Alysha Umphress, left, and Mara Davi star in “Beaches” at Signature Theatre. (Chris Mueller)

Beaches” is what Iris Rainer Dart is best known for, and if it’s all she ever did, her career would have reached an enviable high tide.

The 1985 novel followed an urchin showgirl and an aristocratic tyke, best girlfriends for life till death claims one of them too soon. The book begat the 1988 Hollywood hit with Bette Midler and Barbara Hershey, a multi-hankie picture immortalized by a modest little tune called “The Wind Beneath My Wings.”

Now “Beaches” is washing ashore again as a brand-new musical starting Tuesday at Arlington’s Signature Theatre. That might give you the impression that Dart has been a re-purposing one-hit wonder, but multi-purposing is more like it. Dart turns out to be a showbiz kid from way back — a tap dancer, a sitcom writer, even an old hand at musical theater lyrics.

“I have written in every format but fortune cookies,” cracks Dart, whose early professional gigs were writing for Sonny and Cher.

Start with musicals, since song and dance have brought Dart to town. Dart, 69 and petite, her hair in dark bangs and her wrists adorned with bracelets, is writing the lyrics for “Beaches” to a new score by emerging composer David Austin. She’s also co-writing the script with Thom Thomas, based on her novel rather than the movie’s screenplay (by Mary Agnes Donoghue).

Only three years ago, Dart had another project on Broadway. “The People in the Picture,” based on Dart’s Jewish European forebears, starred Donna Murphy and featured music by Rock and Roll Hall of Famer Mike Stoller. But its mixed reviews were part of why she wanted to premiere “Beaches” away from New York.

“It was pretty high pressure,” Dart says. She praises the low-key atmosphere at Signature, which she describes as “safer — I wish I’d had that for the other show.”

Her first musicals? Hardly. In the 1960s, Dart dashed off varsity shows at Carnegie Mellon (then the Carnegie Institute of Technology). Her composing partner was Stephen Schwartz, soon to be famous for “Godspell” and eventually the box-office titan of “Wicked.”

To hear her talk, it sounds like musicals have always been the goal. She was a child actor growing up in Pittsburgh, and as a teen she taught tap classes to help pay for her own dance lessons.

She’s turning 70 next month, so Mara Davi — now playing what audiences will think of as the movie’s Barbara Hershey role (even though the character’s name and back story are different in the book and musical than in the movie) — asked what she could give the writer. Dart asked for a tap session.

“It’s kind of like riding a bike,” Dart says. “I still remember tap steps I did when I was the age of the kids in this show.”

The “Beaches” novel reprinted lyrics from Tin Pan Alley hits “I’ll Build a Stairway to Paradise” and “Ballin’ the Jack,” the kinds of showbiz songs that the movie used for the singer Cee Cee (played by Midler). In other words, the book was a musical at heart — a natural vessel for everything from standards to a gleefully trashy burlesque number and the big soapy ballad Midler sang in the picture.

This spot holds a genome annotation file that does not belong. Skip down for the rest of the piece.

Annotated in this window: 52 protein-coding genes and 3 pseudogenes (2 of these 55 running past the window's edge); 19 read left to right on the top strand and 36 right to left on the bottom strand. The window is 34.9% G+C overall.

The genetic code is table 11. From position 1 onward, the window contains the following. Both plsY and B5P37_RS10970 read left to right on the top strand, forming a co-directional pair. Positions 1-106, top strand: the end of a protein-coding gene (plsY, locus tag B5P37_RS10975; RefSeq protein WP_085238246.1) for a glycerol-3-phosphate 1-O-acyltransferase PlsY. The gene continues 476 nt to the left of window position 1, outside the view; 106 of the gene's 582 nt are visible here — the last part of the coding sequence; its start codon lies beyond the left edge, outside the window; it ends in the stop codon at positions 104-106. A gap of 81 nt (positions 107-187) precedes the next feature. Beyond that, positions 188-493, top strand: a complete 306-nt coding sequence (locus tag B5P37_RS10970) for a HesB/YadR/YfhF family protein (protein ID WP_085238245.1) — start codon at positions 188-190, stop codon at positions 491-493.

Dart lost any actual connection to theater after college, though. She explains, “I took a wrong turn at Hollywood.”

She wrote sketches for “The Sonny and Cher Show” and then for Cher’s solo series in 1975-76; Dart has said that the brassy Cee Cee in “Beaches” was originally based on Cher. In Los Angeles, she learned to write comedy from the man who would eventually directed the “Beaches” film, Garry Marshall.

“For 10 years at least, Garry was my manager,” Dart says. “Garry was more of a teacher than anything, scratching out what wasn’t funny and circling what was funny.”

In the late 1970s, Dart adapted a Sidney Sheldon novel into a four-hour miniseries that never got made. But in pulling apart Sheldon’s novel, she thought, “I can do this.”

She pitched “Beaches,” but publishers told her it wasn’t commercial. So she wrote a book based on Hollywood experiences that included her first husband’s Universal Studios mailroom stint before his career as a concert promoter. (Her first husband, Steve Wolf, died in 1977.)

The result, the 1979 “The Boys in the Mailroom,” “was so trashy,” Dart says, “my son is 43, and I won’t let him read it yet.”

But it sold, which meant the “Beaches” outline and sample chapters got looked at. Dart says Midler saw it early and liked it, but had no clout as her career was dipping with a dud film called “Jinxed.” Midler’s All Girl Productions ended up producing it with Disney’s Touchstone, though without Dart writing the screenplay. Dart didn’t want to handle the adaptation, having had enough of the Hollywood push-pull.

“I was on the set, not a lot, but I knew it was in wonderful hands,” Dart says. She heard concerns about keeping the sad story light, and in her old mentor Marshall, “They found the champion of keeping it light.”

This new singing “Beaches,” directed by Signature artistic head Eric Schaeffer, features two dozen original songs (plus “Wind Beneath My Wings”) and a story that Dart has told the cast is sort of like the movie, but more like the book. “Same characters, different days,” is how she puts it.

The novels since “Beaches” include the 1991 sequel “I’ll Be There,” but now Dart is spending time on stage projects when she’s not home in Central California with her second husband, Stephen Dart.

“I’m a complete theater geek,” Dart declares. The only satellite radio station she listens to is the Broadway channel: “I love the way music elevates material,” she says. “And I’m at a point in my life where I’m able to write whatever I want. This is way too much fun.”


Book by Iris Rainer Dart and Thom Thomas, based on the novel by Dart, music by David Austin. Feb. 18-March 30 at Signature Theatre, 4200 Campbell Ave., Arlington. Tickets $40-$104, subject to change. Call 703-573-7328 or visit